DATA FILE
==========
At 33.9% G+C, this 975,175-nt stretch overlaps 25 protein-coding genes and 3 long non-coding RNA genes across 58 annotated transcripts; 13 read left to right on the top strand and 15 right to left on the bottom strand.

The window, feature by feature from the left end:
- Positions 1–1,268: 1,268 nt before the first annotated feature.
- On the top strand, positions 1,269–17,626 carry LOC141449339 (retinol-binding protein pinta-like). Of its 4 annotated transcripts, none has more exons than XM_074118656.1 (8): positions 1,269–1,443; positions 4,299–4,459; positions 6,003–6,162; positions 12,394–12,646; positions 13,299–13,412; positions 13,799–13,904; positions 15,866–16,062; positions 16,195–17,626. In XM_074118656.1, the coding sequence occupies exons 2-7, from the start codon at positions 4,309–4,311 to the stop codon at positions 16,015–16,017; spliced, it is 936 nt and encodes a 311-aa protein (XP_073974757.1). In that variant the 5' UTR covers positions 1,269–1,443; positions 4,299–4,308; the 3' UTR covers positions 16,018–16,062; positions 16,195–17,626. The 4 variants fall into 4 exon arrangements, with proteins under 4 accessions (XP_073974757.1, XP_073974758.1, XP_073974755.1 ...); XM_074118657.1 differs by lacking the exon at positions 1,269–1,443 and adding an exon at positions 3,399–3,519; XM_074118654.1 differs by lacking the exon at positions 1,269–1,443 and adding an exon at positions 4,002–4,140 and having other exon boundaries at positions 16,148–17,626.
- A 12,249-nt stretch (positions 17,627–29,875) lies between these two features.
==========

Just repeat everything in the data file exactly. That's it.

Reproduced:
At 33.9% G+C, this 975,175-nt stretch overlaps 25 protein-coding genes and 3 long non-coding RNA genes across 58 annotated transcripts; 13 read left to right on the top strand and 15 right to left on the bottom strand.

The window, feature by feature from the left end:
- Positions 1–1,268: 1,268 nt before the first annotated feature.
- On the top strand, positions 1,269–17,626 carry LOC141449339 (retinol-binding protein pinta-like). Of its 4 annotated transcripts, none has more exons than XM_074118656.1 (8): positions 1,269–1,443; positions 4,299–4,459; positions 6,003–6,162; positions 12,394–12,646; positions 13,299–13,412; positions 13,799–13,904; positions 15,866–16,062; positions 16,195–17,626. In XM_074118656.1, the coding sequence occupies exons 2-7, from the start codon at positions 4,309–4,311 to the stop codon at positions 16,015–16,017; spliced, it is 936 nt and encodes a 311-aa protein (XP_073974757.1). In that variant the 5' UTR covers positions 1,269–1,443; positions 4,299–4,308; the 3' UTR covers positions 16,018–16,062; positions 16,195–17,626. The 4 variants fall into 4 exon arrangements, with proteins under 4 accessions (XP_073974757.1, XP_073974758.1, XP_073974755.1 ...); XM_074118657.1 differs by lacking the exon at positions 1,269–1,443 and adding an exon at positions 3,399–3,519; XM_074118654.1 differs by lacking the exon at positions 1,269–1,443 and adding an exon at positions 4,002–4,140 and having other exon boundaries at positions 16,148–17,626.
- A 12,249-nt stretch (positions 17,627–29,875) lies between these two features.